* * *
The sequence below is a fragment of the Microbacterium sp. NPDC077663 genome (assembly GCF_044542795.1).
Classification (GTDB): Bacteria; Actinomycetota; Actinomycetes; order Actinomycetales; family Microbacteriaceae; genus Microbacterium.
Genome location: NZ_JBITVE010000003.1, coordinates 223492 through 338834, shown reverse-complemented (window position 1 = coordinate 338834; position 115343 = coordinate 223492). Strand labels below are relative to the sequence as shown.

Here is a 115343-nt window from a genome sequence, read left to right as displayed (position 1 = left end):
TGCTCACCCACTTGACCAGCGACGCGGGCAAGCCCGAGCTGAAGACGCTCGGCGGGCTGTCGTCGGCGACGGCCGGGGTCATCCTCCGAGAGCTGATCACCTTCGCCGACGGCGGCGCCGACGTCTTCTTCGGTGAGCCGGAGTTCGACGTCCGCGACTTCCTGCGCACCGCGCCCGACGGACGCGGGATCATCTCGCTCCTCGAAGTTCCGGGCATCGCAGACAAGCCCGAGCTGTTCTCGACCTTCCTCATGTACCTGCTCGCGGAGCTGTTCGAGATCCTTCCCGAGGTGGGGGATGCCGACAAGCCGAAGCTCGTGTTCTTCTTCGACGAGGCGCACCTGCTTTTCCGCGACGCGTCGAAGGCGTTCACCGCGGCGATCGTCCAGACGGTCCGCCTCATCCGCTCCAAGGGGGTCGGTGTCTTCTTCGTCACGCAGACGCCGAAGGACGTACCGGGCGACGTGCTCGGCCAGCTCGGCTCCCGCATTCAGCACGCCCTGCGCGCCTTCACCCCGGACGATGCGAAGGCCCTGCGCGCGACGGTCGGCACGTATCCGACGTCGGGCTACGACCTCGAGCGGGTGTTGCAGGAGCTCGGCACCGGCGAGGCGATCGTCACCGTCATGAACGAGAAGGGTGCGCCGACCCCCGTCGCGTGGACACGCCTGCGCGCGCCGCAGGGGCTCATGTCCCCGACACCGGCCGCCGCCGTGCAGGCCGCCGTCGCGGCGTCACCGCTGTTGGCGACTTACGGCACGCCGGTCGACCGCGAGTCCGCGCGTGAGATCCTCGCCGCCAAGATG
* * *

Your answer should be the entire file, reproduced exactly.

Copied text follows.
The sequence below is a fragment of the Microbacterium sp. NPDC077663 genome (assembly GCF_044542795.1).
Classification (GTDB): Bacteria; Actinomycetota; Actinomycetes; order Actinomycetales; family Microbacteriaceae; genus Microbacterium.
Genome location: NZ_JBITVE010000003.1, coordinates 223492 through 338834, shown reverse-complemented (window position 1 = coordinate 338834; position 115343 = coordinate 223492). Strand labels below are relative to the sequence as shown.

Here is a 115343-nt window from a genome sequence, read left to right as displayed (position 1 = left end):
TGCTCACCCACTTGACCAGCGACGCGGGCAAGCCCGAGCTGAAGACGCTCGGCGGGCTGTCGTCGGCGACGGCCGGGGTCATCCTCCGAGAGCTGATCACCTTCGCCGACGGCGGCGCCGACGTCTTCTTCGGTGAGCCGGAGTTCGACGTCCGCGACTTCCTGCGCACCGCGCCCGACGGACGCGGGATCATCTCGCTCCTCGAAGTTCCGGGCATCGCAGACAAGCCCGAGCTGTTCTCGACCTTCCTCATGTACCTGCTCGCGGAGCTGTTCGAGATCCTTCCCGAGGTGGGGGATGCCGACAAGCCGAAGCTCGTGTTCTTCTTCGACGAGGCGCACCTGCTTTTCCGCGACGCGTCGAAGGCGTTCACCGCGGCGATCGTCCAGACGGTCCGCCTCATCCGCTCCAAGGGGGTCGGTGTCTTCTTCGTCACGCAGACGCCGAAGGACGTACCGGGCGACGTGCTCGGCCAGCTCGGCTCCCGCATTCAGCACGCCCTGCGCGCCTTCACCCCGGACGATGCGAAGGCCCTGCGCGCGACGGTCGGCACGTATCCGACGTCGGGCTACGACCTCGAGCGGGTGTTGCAGGAGCTCGGCACCGGCGAGGCGATCGTCACCGTCATGAACGAGAAGGGTGCGCCGACCCCCGTCGCGTGGACACGCCTGCGCGCGCCGCAGGGGCTCATGTCCCCGACACCGGCCGCCGCCGTGCAGGCCGCCGTCGCGGCGTCACCGCTGTTGGCGACTTACGGCACGCCGGTCGACCGCGAGTCCGCGCGTGAGATCCTCGCCGCCAAGATG